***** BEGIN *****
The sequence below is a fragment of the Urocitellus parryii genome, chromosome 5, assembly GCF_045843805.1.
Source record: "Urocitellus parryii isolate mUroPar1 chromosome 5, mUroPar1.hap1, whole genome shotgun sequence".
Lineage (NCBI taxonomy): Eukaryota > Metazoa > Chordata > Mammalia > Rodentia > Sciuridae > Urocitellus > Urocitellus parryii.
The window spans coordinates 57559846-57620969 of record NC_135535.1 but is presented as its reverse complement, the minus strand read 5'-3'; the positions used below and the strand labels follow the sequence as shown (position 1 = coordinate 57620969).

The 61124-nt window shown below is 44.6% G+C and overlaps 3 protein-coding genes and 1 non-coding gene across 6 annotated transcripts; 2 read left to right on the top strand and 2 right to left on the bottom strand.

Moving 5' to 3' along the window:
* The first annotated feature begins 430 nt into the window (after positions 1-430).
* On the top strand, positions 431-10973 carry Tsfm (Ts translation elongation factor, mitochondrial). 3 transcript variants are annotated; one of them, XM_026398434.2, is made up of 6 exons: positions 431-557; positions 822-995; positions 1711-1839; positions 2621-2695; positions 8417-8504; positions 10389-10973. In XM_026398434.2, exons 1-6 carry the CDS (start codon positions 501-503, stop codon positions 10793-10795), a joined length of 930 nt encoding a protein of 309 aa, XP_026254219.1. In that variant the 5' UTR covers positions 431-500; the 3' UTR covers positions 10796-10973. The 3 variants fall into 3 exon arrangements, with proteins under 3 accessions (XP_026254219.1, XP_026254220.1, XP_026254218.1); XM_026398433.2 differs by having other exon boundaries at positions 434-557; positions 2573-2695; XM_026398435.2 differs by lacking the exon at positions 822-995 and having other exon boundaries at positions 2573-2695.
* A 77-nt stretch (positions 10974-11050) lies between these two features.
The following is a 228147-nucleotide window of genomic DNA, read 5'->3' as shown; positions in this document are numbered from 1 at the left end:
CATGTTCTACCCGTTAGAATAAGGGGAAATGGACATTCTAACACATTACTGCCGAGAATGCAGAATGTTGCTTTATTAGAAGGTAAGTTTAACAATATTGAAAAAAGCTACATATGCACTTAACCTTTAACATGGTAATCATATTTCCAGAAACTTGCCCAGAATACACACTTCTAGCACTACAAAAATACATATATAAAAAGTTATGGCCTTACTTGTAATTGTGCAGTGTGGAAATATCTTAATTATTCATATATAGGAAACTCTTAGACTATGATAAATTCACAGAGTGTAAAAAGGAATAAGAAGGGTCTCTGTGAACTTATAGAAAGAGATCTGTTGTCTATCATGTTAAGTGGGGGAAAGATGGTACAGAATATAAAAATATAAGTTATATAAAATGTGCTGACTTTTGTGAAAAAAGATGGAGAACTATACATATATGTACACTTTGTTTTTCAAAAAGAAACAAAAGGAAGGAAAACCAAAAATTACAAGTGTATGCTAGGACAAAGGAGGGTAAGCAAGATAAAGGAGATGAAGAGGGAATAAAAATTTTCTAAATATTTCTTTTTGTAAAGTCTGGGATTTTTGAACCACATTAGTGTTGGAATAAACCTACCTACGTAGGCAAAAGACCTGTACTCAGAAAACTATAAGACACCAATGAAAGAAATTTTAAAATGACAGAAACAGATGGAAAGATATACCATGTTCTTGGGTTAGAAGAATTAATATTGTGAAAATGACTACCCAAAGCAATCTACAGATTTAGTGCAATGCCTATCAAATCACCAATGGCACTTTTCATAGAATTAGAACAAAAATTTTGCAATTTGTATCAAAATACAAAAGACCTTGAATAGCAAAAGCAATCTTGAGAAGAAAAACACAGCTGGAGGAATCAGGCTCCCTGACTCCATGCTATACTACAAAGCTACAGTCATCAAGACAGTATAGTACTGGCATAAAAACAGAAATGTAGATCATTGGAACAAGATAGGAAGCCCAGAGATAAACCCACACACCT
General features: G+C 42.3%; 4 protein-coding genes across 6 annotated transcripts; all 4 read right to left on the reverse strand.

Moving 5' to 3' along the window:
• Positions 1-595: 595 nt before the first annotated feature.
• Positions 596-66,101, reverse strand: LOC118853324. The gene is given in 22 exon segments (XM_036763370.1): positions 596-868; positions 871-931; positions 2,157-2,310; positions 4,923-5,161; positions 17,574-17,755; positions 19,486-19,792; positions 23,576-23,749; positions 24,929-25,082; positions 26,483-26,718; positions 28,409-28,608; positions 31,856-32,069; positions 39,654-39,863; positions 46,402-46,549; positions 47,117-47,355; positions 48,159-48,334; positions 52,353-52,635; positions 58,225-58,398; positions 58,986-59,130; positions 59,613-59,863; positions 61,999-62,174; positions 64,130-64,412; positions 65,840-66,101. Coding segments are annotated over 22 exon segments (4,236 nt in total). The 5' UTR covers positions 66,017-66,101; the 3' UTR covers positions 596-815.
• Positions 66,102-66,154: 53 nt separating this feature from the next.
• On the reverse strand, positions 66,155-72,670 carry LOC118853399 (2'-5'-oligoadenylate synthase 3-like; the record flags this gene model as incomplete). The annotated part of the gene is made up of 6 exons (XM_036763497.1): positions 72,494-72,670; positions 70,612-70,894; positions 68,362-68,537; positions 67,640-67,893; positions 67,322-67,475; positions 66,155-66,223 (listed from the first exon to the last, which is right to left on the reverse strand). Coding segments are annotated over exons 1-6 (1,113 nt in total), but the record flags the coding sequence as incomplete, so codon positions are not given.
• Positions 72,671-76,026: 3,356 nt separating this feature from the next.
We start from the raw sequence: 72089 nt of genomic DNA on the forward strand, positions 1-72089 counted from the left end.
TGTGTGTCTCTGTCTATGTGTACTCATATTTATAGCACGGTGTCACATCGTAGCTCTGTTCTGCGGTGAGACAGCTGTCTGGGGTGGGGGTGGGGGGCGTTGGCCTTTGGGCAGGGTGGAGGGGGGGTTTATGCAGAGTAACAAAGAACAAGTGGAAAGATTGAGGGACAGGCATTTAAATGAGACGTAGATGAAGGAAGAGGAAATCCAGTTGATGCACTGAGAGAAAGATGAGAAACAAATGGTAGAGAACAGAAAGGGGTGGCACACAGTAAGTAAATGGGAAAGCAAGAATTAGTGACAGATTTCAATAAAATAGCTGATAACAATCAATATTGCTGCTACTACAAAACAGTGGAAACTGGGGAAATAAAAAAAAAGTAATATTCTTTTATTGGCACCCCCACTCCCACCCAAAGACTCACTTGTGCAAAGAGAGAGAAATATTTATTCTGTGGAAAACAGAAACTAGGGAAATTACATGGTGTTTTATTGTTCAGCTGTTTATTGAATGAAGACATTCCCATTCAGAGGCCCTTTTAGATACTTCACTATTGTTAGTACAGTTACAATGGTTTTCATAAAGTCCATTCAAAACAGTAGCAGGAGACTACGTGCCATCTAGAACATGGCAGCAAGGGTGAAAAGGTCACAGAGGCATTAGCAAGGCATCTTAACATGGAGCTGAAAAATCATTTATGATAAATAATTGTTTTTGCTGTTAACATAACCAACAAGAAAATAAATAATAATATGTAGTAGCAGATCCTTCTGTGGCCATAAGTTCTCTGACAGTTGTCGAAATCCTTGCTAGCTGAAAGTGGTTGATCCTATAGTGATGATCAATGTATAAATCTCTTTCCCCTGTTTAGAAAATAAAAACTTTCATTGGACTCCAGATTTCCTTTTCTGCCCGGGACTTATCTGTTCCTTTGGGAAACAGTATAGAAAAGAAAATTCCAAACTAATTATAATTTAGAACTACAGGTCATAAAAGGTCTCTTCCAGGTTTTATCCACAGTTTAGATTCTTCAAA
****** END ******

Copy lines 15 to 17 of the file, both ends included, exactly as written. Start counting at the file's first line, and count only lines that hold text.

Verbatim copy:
• Positions 596-66,101, reverse strand: LOC118853324. The gene is given in 22 exon segments (XM_036763370.1): positions 596-868; positions 871-931; positions 2,157-2,310; positions 4,923-5,161; positions 17,574-17,755; positions 19,486-19,792; positions 23,576-23,749; positions 24,929-25,082; positions 26,483-26,718; positions 28,409-28,608; positions 31,856-32,069; positions 39,654-39,863; positions 46,402-46,549; positions 47,117-47,355; positions 48,159-48,334; positions 52,353-52,635; positions 58,225-58,398; positions 58,986-59,130; positions 59,613-59,863; positions 61,999-62,174; positions 64,130-64,412; positions 65,840-66,101. Coding segments are annotated over 22 exon segments (4,236 nt in total). The 5' UTR covers positions 66,017-66,101; the 3' UTR covers positions 596-815.
• Positions 66,102-66,154: 53 nt separating this feature from the next.
• On the reverse strand, positions 66,155-72,670 carry LOC118853399 (2'-5'-oligoadenylate synthase 3-like; the record flags this gene model as incomplete). The annotated part of the gene is made up of 6 exons (XM_036763497.1): positions 72,494-72,670; positions 70,612-70,894; positions 68,362-68,537; positions 67,640-67,893; positions 67,322-67,475; positions 66,155-66,223 (listed from the first exon to the last, which is right to left on the reverse strand). Coding segments are annotated over exons 1-6 (1,113 nt in total), but the record flags the coding sequence as incomplete, so codon positions are not given.